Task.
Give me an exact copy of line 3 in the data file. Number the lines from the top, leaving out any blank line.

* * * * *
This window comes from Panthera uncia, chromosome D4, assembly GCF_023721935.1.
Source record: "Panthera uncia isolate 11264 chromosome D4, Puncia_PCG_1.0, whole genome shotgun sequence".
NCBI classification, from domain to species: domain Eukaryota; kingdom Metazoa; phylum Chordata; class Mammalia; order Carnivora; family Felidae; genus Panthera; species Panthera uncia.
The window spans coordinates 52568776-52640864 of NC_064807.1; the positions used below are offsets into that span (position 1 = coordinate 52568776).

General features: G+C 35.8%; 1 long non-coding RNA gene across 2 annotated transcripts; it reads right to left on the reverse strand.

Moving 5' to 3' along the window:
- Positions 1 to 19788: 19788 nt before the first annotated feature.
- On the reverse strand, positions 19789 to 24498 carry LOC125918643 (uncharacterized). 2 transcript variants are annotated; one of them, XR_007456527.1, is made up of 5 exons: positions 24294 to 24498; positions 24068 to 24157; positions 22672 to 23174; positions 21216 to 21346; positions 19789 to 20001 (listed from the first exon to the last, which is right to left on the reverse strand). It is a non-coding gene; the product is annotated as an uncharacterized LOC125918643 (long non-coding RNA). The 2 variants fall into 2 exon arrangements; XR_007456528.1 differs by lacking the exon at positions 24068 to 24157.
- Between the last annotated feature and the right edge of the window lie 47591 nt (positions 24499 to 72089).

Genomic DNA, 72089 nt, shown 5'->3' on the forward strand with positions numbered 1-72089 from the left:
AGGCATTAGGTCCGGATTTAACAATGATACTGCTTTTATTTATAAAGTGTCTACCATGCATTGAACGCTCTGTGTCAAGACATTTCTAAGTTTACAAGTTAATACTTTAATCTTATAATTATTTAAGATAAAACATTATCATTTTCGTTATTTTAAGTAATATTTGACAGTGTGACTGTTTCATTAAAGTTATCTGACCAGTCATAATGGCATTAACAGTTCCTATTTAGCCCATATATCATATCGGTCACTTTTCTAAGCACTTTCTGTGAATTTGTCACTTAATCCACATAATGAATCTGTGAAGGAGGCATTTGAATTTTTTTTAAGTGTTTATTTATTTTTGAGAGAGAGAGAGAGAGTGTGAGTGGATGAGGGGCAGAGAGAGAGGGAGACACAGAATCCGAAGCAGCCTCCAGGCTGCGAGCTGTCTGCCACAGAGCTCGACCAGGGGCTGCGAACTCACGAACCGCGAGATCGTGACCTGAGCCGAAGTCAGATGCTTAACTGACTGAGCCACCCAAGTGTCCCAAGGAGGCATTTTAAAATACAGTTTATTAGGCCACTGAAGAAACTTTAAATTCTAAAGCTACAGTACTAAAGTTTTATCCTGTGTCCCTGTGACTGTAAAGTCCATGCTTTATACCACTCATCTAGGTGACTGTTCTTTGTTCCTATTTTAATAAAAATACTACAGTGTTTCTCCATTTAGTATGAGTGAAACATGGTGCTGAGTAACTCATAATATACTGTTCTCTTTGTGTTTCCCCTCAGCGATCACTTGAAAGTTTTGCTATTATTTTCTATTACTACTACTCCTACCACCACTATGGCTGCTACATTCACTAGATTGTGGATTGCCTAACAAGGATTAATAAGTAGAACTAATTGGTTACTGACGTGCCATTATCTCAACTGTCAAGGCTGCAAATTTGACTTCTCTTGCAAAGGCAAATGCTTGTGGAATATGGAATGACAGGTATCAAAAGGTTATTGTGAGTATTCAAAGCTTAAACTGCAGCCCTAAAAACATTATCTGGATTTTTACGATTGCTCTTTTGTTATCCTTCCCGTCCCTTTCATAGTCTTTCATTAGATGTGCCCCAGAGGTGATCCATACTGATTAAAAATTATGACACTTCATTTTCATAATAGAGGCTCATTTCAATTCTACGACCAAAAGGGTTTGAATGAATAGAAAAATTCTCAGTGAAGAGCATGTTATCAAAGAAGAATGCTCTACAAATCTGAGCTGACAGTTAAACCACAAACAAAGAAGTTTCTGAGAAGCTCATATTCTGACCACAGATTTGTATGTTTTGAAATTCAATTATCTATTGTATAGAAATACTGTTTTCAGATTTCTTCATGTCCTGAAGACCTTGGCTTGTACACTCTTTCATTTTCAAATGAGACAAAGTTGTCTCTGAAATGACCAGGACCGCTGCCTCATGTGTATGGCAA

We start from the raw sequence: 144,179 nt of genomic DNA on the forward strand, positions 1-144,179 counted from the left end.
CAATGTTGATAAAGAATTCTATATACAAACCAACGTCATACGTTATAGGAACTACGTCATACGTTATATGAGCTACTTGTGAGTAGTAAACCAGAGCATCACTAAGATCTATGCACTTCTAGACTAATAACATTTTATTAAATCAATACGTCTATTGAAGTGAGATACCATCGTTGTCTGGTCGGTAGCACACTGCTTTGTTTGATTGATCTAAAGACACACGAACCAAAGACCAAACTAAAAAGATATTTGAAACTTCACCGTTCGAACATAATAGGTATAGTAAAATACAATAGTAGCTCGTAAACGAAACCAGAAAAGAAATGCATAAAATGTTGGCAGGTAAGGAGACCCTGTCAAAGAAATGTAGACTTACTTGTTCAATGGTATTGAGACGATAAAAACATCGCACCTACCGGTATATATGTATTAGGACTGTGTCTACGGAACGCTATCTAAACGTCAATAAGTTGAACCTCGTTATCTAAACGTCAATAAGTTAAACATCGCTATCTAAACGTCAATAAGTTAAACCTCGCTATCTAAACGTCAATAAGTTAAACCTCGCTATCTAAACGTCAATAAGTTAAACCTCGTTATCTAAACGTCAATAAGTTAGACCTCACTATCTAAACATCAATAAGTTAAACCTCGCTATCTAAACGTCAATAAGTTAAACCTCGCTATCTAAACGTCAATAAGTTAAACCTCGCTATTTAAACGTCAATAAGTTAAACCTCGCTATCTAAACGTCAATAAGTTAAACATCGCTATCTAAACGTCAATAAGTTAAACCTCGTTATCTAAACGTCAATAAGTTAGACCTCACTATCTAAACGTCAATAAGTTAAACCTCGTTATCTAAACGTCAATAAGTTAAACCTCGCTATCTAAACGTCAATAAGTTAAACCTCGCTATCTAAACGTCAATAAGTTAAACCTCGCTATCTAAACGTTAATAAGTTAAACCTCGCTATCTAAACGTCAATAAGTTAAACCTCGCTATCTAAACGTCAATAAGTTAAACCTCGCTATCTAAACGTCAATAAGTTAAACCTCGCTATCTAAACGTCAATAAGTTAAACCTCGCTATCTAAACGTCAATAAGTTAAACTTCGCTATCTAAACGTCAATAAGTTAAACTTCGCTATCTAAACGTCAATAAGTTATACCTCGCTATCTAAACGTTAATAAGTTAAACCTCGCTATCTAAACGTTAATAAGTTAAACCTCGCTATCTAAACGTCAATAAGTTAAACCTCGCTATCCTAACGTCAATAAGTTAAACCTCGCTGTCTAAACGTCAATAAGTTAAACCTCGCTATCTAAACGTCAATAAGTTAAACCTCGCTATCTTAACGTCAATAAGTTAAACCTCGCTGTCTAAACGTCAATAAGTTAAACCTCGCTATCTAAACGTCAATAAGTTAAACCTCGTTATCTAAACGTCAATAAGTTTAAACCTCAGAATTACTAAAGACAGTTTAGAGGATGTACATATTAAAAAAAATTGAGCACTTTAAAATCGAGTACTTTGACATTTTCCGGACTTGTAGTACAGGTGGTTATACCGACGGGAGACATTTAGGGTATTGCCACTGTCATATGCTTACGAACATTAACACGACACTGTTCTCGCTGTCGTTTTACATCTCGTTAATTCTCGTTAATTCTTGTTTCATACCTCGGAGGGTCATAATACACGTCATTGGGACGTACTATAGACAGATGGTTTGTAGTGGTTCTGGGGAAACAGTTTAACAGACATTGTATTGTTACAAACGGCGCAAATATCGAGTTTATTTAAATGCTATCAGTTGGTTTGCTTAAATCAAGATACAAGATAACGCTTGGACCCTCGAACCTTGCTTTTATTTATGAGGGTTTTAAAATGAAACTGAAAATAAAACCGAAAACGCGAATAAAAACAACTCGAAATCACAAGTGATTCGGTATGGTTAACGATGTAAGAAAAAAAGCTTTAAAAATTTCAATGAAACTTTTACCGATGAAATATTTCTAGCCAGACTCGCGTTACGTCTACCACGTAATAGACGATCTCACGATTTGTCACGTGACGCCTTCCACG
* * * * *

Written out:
NCBI classification, from domain to species: domain Eukaryota; kingdom Metazoa; phylum Chordata; class Mammalia; order Carnivora; family Felidae; genus Panthera; species Panthera uncia.